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Dr. B.
Dr. B., Veterinarian
Category: Dog Veterinary
Satisfied Customers: 20548
Experience:  Hello, I am a small animal veterinarian and am happy to discuss any concerns & questions you have on any species.
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High fever, 104, vet thinks my shilo shepherd has swollen

Customer Question

High fever, 104, vet thinks my shilo shepherd has swollen liver & spleen. I gave him boiled chicken which he ate but he's drinking lot of water. Having trouble having bowel movement but he's not eating much. He is 7 yrs old & 90lbs.
JA: I'm sorry to hear that. The Veterinarian will know if the chicken will be able to digest that. What is the chicken's name?
Customer: No. I'm feeding my dog chicken. Bland diet
JA: Is there anything else the Veterinarian should be aware of about your chicken?
Customer: It's a German long haired shepherd I have
Submitted: 3 months ago.
Category: Dog Veterinary
Expert:  Dr. B. replied 3 months ago.

Hello & welcome, I am Dr. B, a licensed veterinarian and I would like to help you today.

Now I am very sorry to hear that your lad has a possible infectious or inflammatory issue involving the liver and spleen. Now hopefully he is on antibiotics for that; but if he is struggling to pass stool and has a poor appetite; then we do need to be proactive.

First, if his fever is lingering, you may want to speak to his vet about treating with an injectable anti-inflammatory to reduce that. Furthermore, since nausea is suspect with liver issues, you could also have them use a strong anti-nausea option +/- appetite stimulant to see if we can motivate his appetite. Or at the very least, an OTC antacid like Pepcid (More Info/Dose @ or Zantac (More Info/Dose @ could be tried for him.

Otherwise, if he is struggling to pass stool (though he likely will have less to pass if his appetite is down and he is on a bland diet), then we can try some supportive care for that. In regards ***** ***** options, you can start by offering some milk. We do find that milk can be helpful at getting things moving along if a dog has mild constipation. As well, cat hairball medication (ie. Catalax, Laxatone, etc) can be used to get things moving. This is available from the vet or the pet shop. It works to lubricate the gut and can facilitate the movement of hard feces out of the rectum.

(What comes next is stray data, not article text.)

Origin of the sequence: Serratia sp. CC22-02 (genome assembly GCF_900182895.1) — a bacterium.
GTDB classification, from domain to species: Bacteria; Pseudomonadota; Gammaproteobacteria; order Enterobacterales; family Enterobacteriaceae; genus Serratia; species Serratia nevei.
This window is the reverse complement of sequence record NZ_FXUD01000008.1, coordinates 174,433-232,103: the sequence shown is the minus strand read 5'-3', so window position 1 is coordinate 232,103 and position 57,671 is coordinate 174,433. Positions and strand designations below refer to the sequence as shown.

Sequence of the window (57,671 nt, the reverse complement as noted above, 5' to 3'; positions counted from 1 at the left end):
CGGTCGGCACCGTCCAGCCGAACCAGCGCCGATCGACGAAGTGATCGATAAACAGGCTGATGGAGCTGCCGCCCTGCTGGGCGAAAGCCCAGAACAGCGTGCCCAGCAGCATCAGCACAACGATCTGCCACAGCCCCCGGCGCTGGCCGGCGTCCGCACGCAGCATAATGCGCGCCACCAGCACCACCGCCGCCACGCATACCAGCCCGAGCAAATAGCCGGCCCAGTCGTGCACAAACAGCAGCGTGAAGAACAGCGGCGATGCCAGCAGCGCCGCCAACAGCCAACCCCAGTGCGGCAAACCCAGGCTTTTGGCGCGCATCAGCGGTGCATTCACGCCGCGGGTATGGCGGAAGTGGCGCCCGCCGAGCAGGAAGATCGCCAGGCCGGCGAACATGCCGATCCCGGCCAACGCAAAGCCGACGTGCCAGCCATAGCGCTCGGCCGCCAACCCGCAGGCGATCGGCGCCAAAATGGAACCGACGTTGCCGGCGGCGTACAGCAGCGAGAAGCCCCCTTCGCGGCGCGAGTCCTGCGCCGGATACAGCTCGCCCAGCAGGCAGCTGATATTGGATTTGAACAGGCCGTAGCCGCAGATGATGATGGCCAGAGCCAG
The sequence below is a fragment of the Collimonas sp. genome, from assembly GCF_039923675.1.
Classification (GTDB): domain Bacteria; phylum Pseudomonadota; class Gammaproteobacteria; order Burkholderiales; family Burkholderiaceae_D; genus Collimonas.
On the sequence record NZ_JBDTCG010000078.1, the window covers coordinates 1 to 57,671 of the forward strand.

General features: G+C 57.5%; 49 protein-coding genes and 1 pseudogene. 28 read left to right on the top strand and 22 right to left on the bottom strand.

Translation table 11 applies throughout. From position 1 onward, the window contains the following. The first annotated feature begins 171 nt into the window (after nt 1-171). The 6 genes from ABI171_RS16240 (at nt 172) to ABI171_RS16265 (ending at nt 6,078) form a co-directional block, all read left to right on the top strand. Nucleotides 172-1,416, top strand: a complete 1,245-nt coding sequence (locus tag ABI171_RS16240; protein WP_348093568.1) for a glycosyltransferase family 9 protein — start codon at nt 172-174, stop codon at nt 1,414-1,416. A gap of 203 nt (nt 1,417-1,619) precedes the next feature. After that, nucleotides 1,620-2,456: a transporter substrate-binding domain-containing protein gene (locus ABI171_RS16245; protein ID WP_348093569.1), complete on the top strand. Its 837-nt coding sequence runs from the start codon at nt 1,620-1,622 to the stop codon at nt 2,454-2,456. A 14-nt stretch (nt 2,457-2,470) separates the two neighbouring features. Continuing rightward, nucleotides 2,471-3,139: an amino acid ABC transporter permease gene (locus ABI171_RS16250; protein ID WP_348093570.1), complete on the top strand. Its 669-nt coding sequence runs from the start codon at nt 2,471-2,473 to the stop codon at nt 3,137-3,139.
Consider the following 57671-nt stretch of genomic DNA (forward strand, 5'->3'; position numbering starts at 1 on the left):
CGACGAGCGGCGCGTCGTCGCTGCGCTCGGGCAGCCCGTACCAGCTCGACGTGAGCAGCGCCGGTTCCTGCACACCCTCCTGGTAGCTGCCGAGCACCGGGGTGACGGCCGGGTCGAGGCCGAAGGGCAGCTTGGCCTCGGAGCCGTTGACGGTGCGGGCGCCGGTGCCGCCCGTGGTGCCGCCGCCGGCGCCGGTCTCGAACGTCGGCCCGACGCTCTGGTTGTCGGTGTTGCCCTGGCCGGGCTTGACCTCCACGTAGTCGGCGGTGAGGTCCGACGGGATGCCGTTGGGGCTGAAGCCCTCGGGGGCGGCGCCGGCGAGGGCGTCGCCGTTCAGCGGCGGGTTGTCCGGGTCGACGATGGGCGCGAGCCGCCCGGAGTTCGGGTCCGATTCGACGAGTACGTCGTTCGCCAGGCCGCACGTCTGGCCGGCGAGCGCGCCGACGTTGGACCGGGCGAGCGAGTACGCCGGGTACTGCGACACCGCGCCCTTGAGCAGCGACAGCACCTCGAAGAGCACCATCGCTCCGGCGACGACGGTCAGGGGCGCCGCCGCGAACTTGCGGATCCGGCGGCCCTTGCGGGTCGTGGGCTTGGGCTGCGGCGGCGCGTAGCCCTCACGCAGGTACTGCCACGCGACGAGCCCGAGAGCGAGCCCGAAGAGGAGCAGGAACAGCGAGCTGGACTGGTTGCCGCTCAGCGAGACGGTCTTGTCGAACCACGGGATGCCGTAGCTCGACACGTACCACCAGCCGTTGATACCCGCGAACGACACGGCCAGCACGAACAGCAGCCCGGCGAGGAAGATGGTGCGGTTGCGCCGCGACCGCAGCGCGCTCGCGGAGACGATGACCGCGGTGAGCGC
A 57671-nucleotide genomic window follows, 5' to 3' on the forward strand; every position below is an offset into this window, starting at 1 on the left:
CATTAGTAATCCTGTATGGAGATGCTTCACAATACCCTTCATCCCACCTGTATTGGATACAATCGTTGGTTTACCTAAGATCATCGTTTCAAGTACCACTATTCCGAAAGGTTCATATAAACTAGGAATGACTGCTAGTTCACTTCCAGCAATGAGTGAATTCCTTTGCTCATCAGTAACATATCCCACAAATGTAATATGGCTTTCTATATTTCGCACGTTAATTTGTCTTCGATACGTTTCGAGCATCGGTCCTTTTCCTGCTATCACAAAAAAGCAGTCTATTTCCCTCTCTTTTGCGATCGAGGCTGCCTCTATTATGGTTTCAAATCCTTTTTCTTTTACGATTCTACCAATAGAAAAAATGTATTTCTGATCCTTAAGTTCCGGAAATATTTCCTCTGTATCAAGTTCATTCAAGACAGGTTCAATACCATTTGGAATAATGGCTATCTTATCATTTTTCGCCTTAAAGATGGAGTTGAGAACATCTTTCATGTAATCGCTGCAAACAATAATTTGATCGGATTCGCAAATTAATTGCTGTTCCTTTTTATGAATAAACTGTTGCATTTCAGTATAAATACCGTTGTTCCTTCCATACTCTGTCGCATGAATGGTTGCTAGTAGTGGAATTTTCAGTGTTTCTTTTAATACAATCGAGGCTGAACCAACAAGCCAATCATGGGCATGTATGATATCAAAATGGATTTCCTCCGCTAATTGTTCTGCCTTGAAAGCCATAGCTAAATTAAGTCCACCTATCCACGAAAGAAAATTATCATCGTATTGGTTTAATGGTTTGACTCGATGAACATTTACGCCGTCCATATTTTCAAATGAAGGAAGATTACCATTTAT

Alternatively, you can administer a small volume of Miralax (1 tsp per 24 hours), lactulose or mineral oil orally. If he is eating, these can be mixed into his food. If you have to administer via syringe, do take care to avoid aspiration ( since that would cause problems we'd best avoid). Again as GI lubricants, they can just get things moving with more regularity.

Furthermore, you can also add or syringe feed canned pumpkin to himl. Just like people, these can restore fecal output regularity. I would offer these with wet food to ease him eating of it, while making sure we are getting water into him (as canned food is 35% water). I would also advise encouraging him to drink as constipation can be complicated by dehydration. Make sure that he has fresh water and you can even offer lactose free milk or low salt chicken broth if he won’t drink. But again we may need to have his vet start those other treatments if these signs are lingering for your lad.

Kind regards,

Dr. B.


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Expert:  Dr. B. replied 3 months ago.

I'm just following up on our conversation about your pet. How is everything going?

Dr. B.